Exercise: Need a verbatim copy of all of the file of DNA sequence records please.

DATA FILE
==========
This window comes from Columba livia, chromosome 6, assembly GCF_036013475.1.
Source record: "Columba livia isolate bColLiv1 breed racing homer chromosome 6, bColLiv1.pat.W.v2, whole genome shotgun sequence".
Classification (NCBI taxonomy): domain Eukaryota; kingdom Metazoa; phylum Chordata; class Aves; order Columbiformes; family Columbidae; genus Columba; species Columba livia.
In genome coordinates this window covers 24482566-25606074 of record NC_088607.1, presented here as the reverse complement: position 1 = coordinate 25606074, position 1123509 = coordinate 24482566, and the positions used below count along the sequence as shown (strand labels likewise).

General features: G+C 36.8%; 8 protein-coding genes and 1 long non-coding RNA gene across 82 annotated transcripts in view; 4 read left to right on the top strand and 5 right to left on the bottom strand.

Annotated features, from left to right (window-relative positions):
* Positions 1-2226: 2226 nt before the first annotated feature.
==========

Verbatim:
This window comes from Columba livia, chromosome 6, assembly GCF_036013475.1.
Source record: "Columba livia isolate bColLiv1 breed racing homer chromosome 6, bColLiv1.pat.W.v2, whole genome shotgun sequence".
Classification (NCBI taxonomy): domain Eukaryota; kingdom Metazoa; phylum Chordata; class Aves; order Columbiformes; family Columbidae; genus Columba; species Columba livia.
In genome coordinates this window covers 24482566-25606074 of record NC_088607.1, presented here as the reverse complement: position 1 = coordinate 25606074, position 1123509 = coordinate 24482566, and the positions used below count along the sequence as shown (strand labels likewise).

General features: G+C 36.8%; 8 protein-coding genes and 1 long non-coding RNA gene across 82 annotated transcripts in view; 4 read left to right on the top strand and 5 right to left on the bottom strand.

Annotated features, from left to right (window-relative positions):
* Positions 1-2226: 2226 nt before the first annotated feature.